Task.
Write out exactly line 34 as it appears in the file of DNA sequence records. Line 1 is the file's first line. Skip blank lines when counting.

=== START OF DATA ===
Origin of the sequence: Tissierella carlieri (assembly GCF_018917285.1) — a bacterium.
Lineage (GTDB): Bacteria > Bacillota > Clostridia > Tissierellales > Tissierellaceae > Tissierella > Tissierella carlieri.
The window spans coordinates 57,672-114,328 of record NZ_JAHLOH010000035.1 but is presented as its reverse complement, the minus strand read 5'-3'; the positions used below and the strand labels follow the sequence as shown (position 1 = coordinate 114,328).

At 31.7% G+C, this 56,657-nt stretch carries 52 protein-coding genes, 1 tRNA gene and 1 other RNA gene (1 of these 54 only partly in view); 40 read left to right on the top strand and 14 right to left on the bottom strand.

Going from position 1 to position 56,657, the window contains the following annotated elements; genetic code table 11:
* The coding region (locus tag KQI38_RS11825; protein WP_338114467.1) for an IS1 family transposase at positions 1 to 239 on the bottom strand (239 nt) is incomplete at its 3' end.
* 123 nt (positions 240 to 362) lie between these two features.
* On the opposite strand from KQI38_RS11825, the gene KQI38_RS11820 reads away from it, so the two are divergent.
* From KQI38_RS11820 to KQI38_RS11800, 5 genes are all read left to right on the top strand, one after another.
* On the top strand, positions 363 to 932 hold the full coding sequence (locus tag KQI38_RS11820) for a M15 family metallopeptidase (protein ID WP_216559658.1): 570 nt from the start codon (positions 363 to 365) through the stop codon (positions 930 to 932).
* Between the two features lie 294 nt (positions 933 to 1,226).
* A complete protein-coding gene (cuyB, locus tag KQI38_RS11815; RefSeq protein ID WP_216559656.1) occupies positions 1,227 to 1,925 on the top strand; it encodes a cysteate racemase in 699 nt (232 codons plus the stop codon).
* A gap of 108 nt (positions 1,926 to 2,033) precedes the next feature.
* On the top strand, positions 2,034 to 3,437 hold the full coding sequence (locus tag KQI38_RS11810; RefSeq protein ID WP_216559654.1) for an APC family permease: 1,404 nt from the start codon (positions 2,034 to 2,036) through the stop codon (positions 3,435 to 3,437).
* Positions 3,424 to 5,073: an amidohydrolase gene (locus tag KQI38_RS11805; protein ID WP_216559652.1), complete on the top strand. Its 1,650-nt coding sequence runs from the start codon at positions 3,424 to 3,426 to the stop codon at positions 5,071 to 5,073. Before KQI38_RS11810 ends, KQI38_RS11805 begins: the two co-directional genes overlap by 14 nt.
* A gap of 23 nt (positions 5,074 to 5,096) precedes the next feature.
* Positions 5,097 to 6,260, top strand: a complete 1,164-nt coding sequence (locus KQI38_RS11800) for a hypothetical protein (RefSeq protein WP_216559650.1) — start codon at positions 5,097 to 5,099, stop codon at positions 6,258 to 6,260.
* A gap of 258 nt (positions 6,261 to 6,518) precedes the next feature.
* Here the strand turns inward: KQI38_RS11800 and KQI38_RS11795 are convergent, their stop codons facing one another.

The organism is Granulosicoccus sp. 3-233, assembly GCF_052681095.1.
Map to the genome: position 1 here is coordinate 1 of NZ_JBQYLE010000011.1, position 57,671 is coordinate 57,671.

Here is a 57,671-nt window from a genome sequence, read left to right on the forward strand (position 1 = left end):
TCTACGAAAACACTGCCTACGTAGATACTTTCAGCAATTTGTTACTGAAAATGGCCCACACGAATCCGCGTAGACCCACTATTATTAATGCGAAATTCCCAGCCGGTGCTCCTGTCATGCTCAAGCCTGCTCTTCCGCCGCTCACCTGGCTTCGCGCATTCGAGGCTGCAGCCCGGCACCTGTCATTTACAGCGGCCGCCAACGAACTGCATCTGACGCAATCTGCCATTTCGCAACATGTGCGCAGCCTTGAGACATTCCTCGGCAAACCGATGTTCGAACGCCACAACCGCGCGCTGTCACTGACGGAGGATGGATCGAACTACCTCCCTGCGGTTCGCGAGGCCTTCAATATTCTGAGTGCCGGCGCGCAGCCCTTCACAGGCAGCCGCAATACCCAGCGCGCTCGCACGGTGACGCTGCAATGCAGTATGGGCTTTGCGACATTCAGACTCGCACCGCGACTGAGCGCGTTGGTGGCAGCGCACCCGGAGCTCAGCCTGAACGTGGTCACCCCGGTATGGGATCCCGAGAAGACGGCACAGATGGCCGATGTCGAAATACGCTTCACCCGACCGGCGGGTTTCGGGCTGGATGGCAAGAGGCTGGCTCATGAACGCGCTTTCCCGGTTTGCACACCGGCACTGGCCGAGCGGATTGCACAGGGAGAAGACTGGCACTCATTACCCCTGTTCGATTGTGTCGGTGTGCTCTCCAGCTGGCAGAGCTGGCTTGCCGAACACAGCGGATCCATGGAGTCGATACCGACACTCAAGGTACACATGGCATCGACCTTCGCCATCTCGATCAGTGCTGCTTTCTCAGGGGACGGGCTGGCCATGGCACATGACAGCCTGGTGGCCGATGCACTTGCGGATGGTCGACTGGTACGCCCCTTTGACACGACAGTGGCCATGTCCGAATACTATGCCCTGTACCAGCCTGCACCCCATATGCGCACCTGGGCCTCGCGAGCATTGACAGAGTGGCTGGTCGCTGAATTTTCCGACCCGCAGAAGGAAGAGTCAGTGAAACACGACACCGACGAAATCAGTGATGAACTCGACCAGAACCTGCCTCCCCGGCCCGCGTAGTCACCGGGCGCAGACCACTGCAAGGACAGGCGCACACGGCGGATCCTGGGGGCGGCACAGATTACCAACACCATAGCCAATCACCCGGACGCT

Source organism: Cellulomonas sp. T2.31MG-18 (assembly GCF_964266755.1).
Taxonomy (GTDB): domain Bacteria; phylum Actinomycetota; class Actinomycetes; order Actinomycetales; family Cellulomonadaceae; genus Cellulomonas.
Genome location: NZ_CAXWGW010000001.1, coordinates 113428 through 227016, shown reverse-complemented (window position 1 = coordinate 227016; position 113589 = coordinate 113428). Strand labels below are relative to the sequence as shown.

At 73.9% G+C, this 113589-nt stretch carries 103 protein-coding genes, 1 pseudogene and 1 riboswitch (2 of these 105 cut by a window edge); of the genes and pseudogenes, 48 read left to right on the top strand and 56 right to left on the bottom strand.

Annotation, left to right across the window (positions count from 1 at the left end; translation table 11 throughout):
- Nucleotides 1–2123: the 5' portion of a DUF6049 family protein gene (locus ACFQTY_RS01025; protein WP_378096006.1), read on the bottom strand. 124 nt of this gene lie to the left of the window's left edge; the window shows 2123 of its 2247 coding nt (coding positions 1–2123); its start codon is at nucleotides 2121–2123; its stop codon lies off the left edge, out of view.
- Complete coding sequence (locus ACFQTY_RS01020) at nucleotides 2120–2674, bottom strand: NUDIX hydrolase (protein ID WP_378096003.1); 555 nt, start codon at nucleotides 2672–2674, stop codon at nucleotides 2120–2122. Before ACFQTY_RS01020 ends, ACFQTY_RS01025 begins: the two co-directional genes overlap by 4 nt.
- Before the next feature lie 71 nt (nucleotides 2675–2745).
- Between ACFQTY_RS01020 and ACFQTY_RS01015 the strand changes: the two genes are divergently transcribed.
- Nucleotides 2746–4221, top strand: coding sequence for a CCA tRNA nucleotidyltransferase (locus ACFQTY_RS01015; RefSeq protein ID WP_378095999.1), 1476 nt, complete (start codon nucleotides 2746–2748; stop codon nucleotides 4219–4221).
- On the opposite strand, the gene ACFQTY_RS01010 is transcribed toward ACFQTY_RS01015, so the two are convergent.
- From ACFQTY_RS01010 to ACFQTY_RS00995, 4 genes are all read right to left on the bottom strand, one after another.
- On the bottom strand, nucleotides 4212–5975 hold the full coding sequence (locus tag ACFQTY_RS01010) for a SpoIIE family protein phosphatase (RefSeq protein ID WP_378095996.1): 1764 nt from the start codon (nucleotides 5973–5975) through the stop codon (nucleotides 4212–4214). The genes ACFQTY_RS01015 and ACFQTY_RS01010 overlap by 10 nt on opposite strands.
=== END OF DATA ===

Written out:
- On the opposite strand, the gene ACFQTY_RS01010 is transcribed toward ACFQTY_RS01015, so the two are convergent.